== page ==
Luis Severino's season and possibly his New York Yankees career is over.
The Yankees announced Saturday that they placed Severino on the 15-day injured list due to a left upper-body injury. Hours later, manager Aaron Boone told reporters that Severino's injury is a season-ending high-grade left oblique injury.
Right-handed reliever Ron Marinaccio was called up from Triple-A Scranton/Wilkes-Barre in a corresponding move. He is 4-5 with a 4.08 ERA in 44 relief appearances this season.
On Friday, Severino left the Yankees' 8-2 loss at home against the Milwaukee Brewers in the top of the fifth inning. After he gave up a leadoff single to Brice Turang, Severino's discomfort was clear. Grimacing, he dropped his glove and grabbed his left side before leaving the field.
An emotional Severino spoke with reporters after the game and described his condition.
"I just feel like somebody shot me. It's a deep, sharp pain," he said while fighting tears when asked what he thought the injury might be.
An emotional Luis Severino describes the pain he felt on the mound: "I feel like somebody shot me." pic.twitter.com/7XCvgPqnfF
— YES Network (@YESNetwork) September 9, 2023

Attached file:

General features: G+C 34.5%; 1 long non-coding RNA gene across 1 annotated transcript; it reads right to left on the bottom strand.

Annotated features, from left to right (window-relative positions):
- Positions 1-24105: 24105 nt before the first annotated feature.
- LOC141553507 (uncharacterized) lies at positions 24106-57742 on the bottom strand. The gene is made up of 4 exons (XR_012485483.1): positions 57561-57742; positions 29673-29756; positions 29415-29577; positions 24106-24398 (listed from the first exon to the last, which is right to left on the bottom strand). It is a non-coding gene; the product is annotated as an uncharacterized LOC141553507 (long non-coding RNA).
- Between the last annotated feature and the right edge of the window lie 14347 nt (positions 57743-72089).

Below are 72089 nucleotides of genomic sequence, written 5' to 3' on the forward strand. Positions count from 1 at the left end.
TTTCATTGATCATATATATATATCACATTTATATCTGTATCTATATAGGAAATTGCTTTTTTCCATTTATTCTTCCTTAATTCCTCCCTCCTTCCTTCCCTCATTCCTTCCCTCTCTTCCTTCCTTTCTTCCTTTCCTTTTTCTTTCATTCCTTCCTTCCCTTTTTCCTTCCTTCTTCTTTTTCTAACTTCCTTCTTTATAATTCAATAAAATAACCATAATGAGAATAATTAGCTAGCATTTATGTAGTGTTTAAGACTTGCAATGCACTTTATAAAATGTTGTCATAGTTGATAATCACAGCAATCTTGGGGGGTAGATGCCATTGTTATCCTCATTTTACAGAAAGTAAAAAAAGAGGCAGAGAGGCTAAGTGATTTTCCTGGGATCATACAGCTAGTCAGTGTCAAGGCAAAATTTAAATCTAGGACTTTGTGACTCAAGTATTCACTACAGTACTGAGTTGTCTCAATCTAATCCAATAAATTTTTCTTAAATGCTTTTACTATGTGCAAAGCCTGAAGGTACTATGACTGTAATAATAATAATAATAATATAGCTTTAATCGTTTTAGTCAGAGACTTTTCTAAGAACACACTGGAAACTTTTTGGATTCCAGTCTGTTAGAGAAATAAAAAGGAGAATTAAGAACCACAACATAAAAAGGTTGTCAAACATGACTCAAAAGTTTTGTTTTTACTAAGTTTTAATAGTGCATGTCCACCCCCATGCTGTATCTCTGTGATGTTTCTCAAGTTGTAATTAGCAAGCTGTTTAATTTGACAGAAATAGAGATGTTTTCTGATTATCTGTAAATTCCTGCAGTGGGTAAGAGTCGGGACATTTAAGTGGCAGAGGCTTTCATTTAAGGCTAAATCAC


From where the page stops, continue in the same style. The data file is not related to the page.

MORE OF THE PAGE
There's an element of uncertainty surrounding Severino's future that seems compounded now — the 29-year-old becomes a free agent after this season — and this injury is the latest hurdle in a difficult stretch over the past few years.
He made his season debut in mid-May after recovering from a lat strain that kept him sidelined in spring training. That injury also hampered him last season.
Declaring himself MLB's "worst pitcher" in July, Severino seemed to be turning a corner leading up to Friday. He was pitching well before his early exit, aside from a game-tying home run from Willy Adames in the fourth inning. Including his most recent performance, he has recorded a 6.65 ERA through 89 1/3 innings his season.
"I've been getting better. I was not expecting this," Severino said after the game.
His four-year, $40 million contract extension came in 2019. He went on a tear in the previous two years, with a 33-14 record, 3.18 ERA and 1.09 WHIP. Those numbers earned him American League All-Star honors in 2017 and 2018.
“There’s a lot at stake for him,” manager Aaron Boone said Friday. “He’s been through a lot over these last several years [with] injuries, and when he has pitched, he’s pitched really well. This year, when he came back, he really had an extended struggle when he’s been healthy for the first time in his career."
Boone acknowledged Severino's improvement in "the last four weeks or so." Now, he's finished for the year.